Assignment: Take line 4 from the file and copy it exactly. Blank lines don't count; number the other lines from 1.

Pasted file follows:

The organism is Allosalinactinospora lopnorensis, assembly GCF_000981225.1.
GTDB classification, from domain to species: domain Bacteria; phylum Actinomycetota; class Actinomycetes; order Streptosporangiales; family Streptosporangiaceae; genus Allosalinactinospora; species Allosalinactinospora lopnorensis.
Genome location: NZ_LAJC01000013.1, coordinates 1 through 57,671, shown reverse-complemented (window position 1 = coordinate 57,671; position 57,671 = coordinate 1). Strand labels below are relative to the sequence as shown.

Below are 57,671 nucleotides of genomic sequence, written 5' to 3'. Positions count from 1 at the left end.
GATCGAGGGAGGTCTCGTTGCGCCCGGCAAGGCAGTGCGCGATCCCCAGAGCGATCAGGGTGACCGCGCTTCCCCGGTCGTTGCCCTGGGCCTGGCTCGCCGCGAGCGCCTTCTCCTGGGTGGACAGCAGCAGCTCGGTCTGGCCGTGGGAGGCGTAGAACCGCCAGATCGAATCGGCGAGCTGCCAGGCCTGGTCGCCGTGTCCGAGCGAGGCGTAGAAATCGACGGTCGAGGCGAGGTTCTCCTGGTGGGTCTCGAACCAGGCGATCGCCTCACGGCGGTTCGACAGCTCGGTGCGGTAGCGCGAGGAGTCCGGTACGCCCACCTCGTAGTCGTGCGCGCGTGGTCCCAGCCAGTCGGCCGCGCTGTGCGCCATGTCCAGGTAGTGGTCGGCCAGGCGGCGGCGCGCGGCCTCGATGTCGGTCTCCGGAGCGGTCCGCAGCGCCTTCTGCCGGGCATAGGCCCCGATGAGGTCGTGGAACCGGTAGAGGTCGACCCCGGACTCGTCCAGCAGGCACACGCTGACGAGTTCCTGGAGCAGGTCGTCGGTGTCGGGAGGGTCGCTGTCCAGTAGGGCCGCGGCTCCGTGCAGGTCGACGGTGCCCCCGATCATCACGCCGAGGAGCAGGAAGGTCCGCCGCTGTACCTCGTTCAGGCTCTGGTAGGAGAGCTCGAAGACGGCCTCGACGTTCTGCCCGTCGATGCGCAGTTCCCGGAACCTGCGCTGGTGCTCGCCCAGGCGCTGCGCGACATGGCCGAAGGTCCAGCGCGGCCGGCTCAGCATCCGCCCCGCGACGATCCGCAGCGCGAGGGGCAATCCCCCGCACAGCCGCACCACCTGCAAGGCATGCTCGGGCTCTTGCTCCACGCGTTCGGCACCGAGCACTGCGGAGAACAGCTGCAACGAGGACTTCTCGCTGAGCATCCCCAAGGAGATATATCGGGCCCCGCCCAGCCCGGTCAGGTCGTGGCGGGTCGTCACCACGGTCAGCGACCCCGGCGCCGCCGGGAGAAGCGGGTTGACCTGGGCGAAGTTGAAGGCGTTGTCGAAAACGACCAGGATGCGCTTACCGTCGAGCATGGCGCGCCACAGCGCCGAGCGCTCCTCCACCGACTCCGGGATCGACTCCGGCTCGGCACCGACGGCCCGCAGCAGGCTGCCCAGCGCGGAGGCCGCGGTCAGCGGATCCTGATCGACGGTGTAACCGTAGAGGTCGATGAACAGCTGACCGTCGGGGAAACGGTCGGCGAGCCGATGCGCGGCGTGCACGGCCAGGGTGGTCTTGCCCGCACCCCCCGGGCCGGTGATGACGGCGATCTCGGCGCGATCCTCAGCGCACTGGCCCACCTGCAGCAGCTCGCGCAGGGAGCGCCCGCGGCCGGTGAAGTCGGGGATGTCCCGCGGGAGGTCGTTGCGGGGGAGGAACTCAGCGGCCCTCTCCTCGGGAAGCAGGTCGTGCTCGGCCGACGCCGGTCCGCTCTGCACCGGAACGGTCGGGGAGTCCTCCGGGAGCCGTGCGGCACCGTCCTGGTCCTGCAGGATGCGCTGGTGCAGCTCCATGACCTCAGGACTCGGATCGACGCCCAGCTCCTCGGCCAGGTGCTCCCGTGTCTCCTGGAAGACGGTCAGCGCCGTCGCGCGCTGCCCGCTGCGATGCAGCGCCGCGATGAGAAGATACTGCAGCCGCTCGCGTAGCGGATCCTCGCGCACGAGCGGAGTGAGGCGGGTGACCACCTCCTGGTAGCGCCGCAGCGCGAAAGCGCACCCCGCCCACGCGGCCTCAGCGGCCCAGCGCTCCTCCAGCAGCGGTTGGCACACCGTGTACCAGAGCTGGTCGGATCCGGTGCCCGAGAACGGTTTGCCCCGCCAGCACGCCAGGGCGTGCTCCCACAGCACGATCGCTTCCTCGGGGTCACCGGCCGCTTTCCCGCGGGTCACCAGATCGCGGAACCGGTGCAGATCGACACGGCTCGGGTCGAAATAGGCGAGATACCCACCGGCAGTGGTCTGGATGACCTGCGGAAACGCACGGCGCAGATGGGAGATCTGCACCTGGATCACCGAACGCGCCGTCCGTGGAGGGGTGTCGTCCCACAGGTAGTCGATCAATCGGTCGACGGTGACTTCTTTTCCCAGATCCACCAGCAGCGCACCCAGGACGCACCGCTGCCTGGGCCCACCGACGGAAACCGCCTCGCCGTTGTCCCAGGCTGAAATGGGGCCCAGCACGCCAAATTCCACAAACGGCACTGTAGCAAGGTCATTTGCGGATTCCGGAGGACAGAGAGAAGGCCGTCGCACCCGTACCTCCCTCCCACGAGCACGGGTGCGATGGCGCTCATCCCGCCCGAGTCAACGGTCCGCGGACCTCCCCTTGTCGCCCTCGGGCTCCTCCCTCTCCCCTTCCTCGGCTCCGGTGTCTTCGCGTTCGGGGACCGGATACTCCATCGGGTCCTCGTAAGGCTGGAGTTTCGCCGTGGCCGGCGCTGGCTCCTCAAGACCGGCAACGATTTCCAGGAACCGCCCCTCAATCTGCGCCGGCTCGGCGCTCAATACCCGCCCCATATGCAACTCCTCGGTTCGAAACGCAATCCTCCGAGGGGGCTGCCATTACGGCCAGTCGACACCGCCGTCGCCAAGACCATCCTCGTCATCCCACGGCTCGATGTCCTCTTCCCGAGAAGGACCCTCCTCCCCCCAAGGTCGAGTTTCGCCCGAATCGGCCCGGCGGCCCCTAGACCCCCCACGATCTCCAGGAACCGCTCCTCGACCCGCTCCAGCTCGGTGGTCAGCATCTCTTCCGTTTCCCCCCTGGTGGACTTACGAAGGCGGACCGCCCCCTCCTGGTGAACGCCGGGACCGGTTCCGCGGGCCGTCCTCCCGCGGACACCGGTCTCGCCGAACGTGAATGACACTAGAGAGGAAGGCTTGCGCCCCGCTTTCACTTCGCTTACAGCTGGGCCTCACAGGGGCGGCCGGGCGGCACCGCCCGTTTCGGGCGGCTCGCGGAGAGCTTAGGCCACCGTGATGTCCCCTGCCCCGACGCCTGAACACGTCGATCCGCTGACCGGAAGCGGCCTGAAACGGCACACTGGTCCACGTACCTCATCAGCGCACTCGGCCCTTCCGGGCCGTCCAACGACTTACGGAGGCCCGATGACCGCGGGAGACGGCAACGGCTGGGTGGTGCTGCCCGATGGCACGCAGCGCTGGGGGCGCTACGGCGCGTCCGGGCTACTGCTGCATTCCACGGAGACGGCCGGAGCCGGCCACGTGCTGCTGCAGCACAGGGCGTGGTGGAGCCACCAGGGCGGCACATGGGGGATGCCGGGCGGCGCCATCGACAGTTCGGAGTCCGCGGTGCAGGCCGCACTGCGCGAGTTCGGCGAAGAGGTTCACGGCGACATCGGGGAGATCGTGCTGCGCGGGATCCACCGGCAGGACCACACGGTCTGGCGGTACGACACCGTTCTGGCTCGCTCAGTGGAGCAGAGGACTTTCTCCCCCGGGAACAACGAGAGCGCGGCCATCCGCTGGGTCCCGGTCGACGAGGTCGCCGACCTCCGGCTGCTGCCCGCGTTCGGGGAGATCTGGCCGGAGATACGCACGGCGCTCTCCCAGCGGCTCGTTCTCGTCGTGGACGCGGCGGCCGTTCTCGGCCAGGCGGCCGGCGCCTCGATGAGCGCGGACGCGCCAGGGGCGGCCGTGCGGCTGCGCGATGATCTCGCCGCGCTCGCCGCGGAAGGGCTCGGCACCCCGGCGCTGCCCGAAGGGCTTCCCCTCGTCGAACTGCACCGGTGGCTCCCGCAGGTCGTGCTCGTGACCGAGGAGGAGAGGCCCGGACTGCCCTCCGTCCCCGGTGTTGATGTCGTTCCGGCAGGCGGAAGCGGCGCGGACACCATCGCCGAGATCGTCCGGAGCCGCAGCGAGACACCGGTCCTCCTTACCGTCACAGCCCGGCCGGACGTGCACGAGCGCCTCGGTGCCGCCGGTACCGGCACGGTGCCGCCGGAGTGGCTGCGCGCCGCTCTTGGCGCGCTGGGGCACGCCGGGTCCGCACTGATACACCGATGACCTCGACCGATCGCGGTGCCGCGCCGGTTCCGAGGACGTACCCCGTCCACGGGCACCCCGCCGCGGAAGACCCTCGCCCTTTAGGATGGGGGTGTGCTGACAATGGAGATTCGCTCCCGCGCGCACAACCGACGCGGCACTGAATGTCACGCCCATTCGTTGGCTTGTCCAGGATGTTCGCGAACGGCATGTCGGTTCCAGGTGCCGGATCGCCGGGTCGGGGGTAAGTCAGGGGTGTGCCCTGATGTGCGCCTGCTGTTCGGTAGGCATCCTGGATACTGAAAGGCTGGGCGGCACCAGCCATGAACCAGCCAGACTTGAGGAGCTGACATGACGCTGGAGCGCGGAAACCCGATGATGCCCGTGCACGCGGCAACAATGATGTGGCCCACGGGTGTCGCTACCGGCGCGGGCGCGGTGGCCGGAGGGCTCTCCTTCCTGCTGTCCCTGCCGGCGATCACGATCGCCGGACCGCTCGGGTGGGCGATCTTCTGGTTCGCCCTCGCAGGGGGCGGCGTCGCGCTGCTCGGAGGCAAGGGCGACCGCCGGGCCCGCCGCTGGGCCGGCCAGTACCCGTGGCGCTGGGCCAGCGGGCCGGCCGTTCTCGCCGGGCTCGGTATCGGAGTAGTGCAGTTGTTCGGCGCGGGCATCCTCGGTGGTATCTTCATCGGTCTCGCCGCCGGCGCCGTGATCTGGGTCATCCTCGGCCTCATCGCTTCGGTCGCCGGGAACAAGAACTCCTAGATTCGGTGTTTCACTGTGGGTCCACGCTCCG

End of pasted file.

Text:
Below are 57,671 nucleotides of genomic sequence, written 5' to 3'. Positions count from 1 at the left end.